But first, a brief story:
On Tuesday, I went with Luke’s class on a field trip to see a play. Anna came, too, and we all sat and laughed as the silly animals onstage revolted against their silly farmer. There was singing and dancing and plenty of comic relief. It was great. After the play was over and the house lights came up, Luke’s classmates, Darvon and Juan turned and looked at me, beaming. I grinned and raised my eyebrows at them. “Did you guys LOVE IT??” I asked. “Yeah!” was their enthusiastic reply. Then, Luke and Anna started chatting with them about their favorite parts. Much smiling and laughter ensued.
They chattered on while we waited for our bus to be called, and I leaned my head against the back of my seat while I waited. “I hated that play,” said a voice behind me to his friend. “Me, too!” his buddy replied. “It was so kiddish.” “Yeah, I hated it, too,” said a third, “It was stupid.” I glanced around and saw that the original speaker was an adorable blond headed boy talking to his friends. His hair was long and swooped across his forehead like a little Abercrombie Kids model. He and his friends wore the matching “field trip shirts” from a wealthier school in town.
“Please, God,” I silently prayed, “save my kids from that attitude.”
“Oh,” I added, “And thank you for Luke’s classmates.”
And now, a second quick story:
That same afternoon, I sat on my friends’ couch while our children played happily in the backyard. She had told me on Sunday that she was praying for God to bring helpers to our church–our “little wisp of a church,” as I affectionately call it. Just that day, two of her (Christian) friends called expressing interest. One of hers approached the subject like this: “My daughter is really starting to worry and frustrate me. She feels so entitled all the time, and seems to honestly think the world revolves around her. I’m not sure what to do…..So, tell me about your church.” I laughed. It’s no secret that our church will change your perspective on life and especially on materialism. I understood her friend’s hope that maybe getting to know her lower-income neighbors would help her daughter reexamine the difference between wants and needs.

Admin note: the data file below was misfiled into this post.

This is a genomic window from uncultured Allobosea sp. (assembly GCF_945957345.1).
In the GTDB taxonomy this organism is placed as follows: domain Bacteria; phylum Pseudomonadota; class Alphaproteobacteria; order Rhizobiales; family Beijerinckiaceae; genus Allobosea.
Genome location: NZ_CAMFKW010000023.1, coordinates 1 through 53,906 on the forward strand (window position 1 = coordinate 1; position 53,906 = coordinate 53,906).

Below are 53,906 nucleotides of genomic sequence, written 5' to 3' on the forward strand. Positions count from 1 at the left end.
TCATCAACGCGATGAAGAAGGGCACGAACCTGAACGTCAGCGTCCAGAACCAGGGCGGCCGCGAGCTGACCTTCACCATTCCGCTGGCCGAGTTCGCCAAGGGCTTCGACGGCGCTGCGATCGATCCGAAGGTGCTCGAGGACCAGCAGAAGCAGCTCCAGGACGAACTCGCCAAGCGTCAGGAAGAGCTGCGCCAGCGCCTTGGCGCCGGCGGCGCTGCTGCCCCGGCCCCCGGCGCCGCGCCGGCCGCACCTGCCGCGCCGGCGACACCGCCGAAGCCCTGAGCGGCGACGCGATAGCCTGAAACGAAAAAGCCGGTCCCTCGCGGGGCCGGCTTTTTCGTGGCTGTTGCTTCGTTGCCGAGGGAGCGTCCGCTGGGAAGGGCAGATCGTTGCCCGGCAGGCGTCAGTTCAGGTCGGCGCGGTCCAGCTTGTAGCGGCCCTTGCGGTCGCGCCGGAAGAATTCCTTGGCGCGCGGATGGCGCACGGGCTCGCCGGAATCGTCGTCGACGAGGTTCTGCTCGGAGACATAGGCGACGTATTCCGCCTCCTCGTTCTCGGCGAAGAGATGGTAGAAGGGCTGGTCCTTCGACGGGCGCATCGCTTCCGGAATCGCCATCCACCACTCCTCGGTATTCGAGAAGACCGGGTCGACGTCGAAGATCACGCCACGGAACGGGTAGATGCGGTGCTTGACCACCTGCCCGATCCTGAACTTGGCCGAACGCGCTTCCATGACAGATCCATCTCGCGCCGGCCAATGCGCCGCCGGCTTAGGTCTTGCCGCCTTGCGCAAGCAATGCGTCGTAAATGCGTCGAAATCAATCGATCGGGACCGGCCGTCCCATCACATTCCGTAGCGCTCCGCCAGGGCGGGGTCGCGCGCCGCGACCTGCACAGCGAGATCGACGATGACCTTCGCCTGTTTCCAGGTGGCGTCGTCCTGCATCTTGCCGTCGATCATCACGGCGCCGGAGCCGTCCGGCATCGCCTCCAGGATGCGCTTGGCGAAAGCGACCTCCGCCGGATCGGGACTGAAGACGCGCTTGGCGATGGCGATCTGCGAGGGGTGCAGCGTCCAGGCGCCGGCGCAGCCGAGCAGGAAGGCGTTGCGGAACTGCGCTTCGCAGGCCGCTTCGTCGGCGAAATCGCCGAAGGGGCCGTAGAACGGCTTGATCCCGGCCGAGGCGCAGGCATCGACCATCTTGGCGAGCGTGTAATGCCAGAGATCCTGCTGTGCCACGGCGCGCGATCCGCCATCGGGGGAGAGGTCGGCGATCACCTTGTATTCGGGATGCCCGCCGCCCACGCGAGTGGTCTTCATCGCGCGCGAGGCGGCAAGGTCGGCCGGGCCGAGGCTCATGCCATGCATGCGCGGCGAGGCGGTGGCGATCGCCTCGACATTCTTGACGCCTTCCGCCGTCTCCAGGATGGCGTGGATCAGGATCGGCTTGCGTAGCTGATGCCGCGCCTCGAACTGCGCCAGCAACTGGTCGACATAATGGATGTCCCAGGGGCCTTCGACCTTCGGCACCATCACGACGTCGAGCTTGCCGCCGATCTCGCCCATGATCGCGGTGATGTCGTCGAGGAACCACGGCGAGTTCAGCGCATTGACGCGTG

These two events rattled have rattled around in my heart and have finally coalesced into a silent prayer that my soul prayed all day yesterday:
God, please be with my children…our children…the children of your church here in the West. Protect them from the self-absorption and greed that are such hallmarks of their culture. Guard their souls from ingratitude and wastefulness–the wastefulness of their resources, their opportunities, their lives. Show us as parents, Father, how to guide our children into your Kingdom. Show us what it means to live in the world, but not of the world…because honestly, God, I’m not sure what that means half the time. Show us how to spur our kids on to the radicalism to which you have called us all, without making them resentful toward it. Show us how to challenge them without exasperating them. But mostly, God, I pray you protect them from the evil one. So often, I pray for their protection from the physical manifestations of evil. Today, I pray for protection from the spiritual. As scary as the physical can be, the spiritual dangers are so much more prevalent. Protect them, God. Protect us all. Amen.
What do you pray for your children?